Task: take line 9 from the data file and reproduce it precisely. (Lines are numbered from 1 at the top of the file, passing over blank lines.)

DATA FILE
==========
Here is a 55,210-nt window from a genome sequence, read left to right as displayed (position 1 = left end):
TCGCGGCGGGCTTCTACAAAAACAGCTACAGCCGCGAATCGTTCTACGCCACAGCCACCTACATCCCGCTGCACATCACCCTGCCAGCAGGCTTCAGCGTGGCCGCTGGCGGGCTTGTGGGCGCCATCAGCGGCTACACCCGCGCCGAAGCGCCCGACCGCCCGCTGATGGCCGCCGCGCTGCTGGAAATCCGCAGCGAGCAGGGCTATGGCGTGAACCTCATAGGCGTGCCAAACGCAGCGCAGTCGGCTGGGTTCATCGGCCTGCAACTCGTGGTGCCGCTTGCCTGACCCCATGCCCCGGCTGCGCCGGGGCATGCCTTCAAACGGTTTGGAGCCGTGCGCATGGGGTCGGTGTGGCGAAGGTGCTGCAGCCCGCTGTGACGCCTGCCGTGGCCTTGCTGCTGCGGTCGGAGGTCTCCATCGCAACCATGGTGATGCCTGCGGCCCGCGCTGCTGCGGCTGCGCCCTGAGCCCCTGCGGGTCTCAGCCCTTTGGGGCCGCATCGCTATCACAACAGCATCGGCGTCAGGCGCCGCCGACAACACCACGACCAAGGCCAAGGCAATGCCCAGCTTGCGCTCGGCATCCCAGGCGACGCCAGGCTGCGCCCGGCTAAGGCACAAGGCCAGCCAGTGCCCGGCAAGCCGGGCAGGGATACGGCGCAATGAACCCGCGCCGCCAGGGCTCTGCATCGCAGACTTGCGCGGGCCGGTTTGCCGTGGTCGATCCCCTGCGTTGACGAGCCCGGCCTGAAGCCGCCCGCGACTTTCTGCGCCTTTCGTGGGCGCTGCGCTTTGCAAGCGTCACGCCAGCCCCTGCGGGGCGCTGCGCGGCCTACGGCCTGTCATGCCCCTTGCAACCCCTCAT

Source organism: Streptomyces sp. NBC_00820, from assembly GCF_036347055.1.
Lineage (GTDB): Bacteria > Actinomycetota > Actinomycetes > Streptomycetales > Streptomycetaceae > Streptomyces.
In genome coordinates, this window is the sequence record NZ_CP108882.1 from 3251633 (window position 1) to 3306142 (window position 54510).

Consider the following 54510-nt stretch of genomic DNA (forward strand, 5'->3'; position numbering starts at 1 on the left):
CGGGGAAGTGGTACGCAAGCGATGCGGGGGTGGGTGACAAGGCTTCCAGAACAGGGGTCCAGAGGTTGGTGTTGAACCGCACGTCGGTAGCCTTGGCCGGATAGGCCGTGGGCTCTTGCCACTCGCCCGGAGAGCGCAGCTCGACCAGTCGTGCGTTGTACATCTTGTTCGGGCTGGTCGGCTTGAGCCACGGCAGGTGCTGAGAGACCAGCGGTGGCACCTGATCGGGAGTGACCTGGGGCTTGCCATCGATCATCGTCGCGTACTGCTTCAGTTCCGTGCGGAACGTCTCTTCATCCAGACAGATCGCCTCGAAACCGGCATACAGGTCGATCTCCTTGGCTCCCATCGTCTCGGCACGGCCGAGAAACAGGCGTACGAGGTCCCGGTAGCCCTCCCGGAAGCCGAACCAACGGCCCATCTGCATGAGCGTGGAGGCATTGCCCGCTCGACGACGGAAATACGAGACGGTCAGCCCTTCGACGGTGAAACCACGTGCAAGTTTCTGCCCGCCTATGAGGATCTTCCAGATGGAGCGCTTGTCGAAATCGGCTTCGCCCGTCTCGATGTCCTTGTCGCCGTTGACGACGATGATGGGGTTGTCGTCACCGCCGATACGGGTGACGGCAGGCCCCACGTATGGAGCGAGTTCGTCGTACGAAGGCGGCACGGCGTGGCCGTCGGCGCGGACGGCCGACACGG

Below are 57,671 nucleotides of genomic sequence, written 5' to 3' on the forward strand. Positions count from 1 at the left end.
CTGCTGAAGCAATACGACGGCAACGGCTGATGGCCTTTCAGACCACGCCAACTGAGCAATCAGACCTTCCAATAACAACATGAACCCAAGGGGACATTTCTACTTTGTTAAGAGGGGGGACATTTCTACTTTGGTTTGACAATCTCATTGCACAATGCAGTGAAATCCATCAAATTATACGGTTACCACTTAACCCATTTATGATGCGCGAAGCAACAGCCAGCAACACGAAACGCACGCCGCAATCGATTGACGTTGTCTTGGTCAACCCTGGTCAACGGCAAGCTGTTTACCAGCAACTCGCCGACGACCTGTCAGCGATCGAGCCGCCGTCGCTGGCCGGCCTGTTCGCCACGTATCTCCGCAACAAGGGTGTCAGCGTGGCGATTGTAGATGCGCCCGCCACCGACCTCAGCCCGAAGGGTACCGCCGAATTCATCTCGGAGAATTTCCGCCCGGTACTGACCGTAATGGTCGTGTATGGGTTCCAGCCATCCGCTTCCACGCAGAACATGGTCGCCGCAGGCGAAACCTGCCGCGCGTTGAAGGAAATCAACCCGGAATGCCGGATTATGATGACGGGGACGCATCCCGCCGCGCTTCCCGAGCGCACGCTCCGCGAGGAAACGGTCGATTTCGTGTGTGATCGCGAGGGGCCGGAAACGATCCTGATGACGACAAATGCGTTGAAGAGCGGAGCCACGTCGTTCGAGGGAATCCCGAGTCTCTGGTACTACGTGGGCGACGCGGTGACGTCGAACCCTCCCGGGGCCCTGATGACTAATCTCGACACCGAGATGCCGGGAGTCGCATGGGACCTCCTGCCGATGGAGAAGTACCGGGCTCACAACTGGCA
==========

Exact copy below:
CTGCTGAAGCAATACGACGGCAACGGCTGATGGCCTTTCAGACCACGCCAACTGAGCAATCAGACCTTCCAATAACAACATGAACCCAAGGGGACATTTCTACTTTGTTAAGAGGGGGGACATTTCTACTTTGGTTTGACAATCTCATTGCACAATGCAGTGAAATCCATCAAATTATACGGTTACCACTTAACCCATTTATGATGCGCGAAGCAACAGCCAGCAACACGAAACGCACGCCGCAATCGATTGACGTTGTCTTGGTCAACCCTGGTCAACGGCAAGCTGTTTACCAGCAACTCGCCGACGACCTGTCAGCGATCGAGCCGCCGTCGCTGGCCGGCCTGTTCGCCACGTATCTCCGCAACAAGGGTGTCAGCGTGGCGATTGTAGATGCGCCCGCCACCGACCTCAGCCCGAAGGGTACCGCCGAATTCATCTCGGAGAATTTCCGCCCGGTACTGACCGTAATGGTCGTGTATGGGTTCCAGCCATCCGCTTCCACGCAGAACATGGTCGCCGCAGGCGAAACCTGCCGCGCGTTGAAGGAAATCAACCCGGAATGCCGGATTATGATGACGGGGACGCATCCCGCCGCGCTTCCCGAGCGCACGCTCCGCGAGGAAACGGTCGATTTCGTGTGTGATCGCGAGGGGCCGGAAACGATCCTGATGACGACAAATGCGTTGAAGAGCGGAGCCACGTCGTTCGAGGGAATCCCGAGTCTCTGGTACTACGTGGGCGACGCGGTGACGTCGAACCCTCCCGGGGCCCTGATGACTAATCTCGACACCGAGATGCCGGGAGTCGCATGGGACCTCCTGCCGATGGAGAAGTACCGGGCTCACAACTGGCA